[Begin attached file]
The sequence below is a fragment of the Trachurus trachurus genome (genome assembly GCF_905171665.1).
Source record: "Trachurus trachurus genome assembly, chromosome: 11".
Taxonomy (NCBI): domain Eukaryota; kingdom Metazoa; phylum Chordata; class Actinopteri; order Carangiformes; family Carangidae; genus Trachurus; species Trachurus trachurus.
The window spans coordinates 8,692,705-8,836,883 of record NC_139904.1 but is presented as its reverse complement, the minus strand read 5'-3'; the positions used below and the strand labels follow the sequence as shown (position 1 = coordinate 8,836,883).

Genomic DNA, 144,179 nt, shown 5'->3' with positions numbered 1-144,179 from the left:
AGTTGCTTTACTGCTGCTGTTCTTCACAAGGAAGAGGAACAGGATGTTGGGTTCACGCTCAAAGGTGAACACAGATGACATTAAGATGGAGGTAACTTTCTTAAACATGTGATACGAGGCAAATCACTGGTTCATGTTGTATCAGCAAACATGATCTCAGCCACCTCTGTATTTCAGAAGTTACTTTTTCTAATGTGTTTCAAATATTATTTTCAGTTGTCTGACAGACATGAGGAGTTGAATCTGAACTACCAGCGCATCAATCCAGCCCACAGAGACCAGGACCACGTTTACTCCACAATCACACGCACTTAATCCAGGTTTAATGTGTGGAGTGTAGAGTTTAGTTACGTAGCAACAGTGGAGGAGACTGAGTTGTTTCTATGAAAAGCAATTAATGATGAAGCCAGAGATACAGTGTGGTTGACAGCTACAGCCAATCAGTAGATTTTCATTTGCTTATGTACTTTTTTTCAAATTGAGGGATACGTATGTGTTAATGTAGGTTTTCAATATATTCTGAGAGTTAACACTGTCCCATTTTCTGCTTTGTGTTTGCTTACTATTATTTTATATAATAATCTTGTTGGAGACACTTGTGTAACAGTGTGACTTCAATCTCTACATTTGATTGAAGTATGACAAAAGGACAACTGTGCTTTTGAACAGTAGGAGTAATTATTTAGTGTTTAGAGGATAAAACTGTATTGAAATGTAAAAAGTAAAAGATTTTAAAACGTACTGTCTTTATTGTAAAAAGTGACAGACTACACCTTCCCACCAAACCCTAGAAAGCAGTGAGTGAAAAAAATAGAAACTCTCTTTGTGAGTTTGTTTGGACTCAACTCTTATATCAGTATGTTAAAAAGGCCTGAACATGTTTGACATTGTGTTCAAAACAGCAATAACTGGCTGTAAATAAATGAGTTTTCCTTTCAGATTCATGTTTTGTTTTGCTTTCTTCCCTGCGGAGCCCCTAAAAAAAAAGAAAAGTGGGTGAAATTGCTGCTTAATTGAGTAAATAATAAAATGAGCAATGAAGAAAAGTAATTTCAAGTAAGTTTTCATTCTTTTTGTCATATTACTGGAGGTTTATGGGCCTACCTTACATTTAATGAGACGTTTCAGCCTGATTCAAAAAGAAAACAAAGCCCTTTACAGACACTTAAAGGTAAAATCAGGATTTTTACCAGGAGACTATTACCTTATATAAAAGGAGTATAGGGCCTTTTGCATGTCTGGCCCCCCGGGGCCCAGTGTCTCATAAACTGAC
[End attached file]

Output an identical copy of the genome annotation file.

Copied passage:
The sequence below is a fragment of the Trachurus trachurus genome (genome assembly GCF_905171665.1).
Source record: "Trachurus trachurus genome assembly, chromosome: 11".
Taxonomy (NCBI): domain Eukaryota; kingdom Metazoa; phylum Chordata; class Actinopteri; order Carangiformes; family Carangidae; genus Trachurus; species Trachurus trachurus.
The window spans coordinates 8,692,705-8,836,883 of record NC_139904.1 but is presented as its reverse complement, the minus strand read 5'-3'; the positions used below and the strand labels follow the sequence as shown (position 1 = coordinate 8,836,883).

Genomic DNA, 144,179 nt, shown 5'->3' with positions numbered 1-144,179 from the left:
AGTTGCTTTACTGCTGCTGTTCTTCACAAGGAAGAGGAACAGGATGTTGGGTTCACGCTCAAAGGTGAACACAGATGACATTAAGATGGAGGTAACTTTCTTAAACATGTGATACGAGGCAAATCACTGGTTCATGTTGTATCAGCAAACATGATCTCAGCCACCTCTGTATTTCAGAAGTTACTTTTTCTAATGTGTTTCAAATATTATTTTCAGTTGTCTGACAGACATGAGGAGTTGAATCTGAACTACCAGCGCATCAATCCAGCCCACAGAGACCAGGACCACGTTTACTCCACAATCACACGCACTTAATCCAGGTTTAATGTGTGGAGTGTAGAGTTTAGTTACGTAGCAACAGTGGAGGAGACTGAGTTGTTTCTATGAAAAGCAATTAATGATGAAGCCAGAGATACAGTGTGGTTGACAGCTACAGCCAATCAGTAGATTTTCATTTGCTTATGTACTTTTTTTCAAATTGAGGGATACGTATGTGTTAATGTAGGTTTTCAATATATTCTGAGAGTTAACACTGTCCCATTTTCTGCTTTGTGTTTGCTTACTATTATTTTATATAATAATCTTGTTGGAGACACTTGTGTAACAGTGTGACTTCAATCTCTACATTTGATTGAAGTATGACAAAAGGACAACTGTGCTTTTGAACAGTAGGAGTAATTATTTAGTGTTTAGAGGATAAAACTGTATTGAAATGTAAAAAGTAAAAGATTTTAAAACGTACTGTCTTTATTGTAAAAAGTGACAGACTACACCTTCCCACCAAACCCTAGAAAGCAGTGAGTGAAAAAAATAGAAACTCTCTTTGTGAGTTTGTTTGGACTCAACTCTTATATCAGTATGTTAAAAAGGCCTGAACATGTTTGACATTGTGTTCAAAACAGCAATAACTGGCTGTAAATAAATGAGTTTTCCTTTCAGATTCATGTTTTGTTTTGCTTTCTTCCCTGCGGAGCCCCTAAAAAAAAAGAAAAGTGGGTGAAATTGCTGCTTAATTGAGTAAATAATAAAATGAGCAATGAAGAAAAGTAATTTCAAGTAAGTTTTCATTCTTTTTGTCATATTACTGGAGGTTTATGGGCCTACCTTACATTTAATGAGACGTTTCAGCCTGATTCAAAAAGAAAACAAAGCCCTTTACAGACACTTAAAGGTAAAATCAGGATTTTTACCAGGAGACTATTACCTTATATAAAAGGAGTATAGGGCCTTTTGCATGTCTGGCCCCCCGGGGCCCAGTGTCTCATAAACTGAC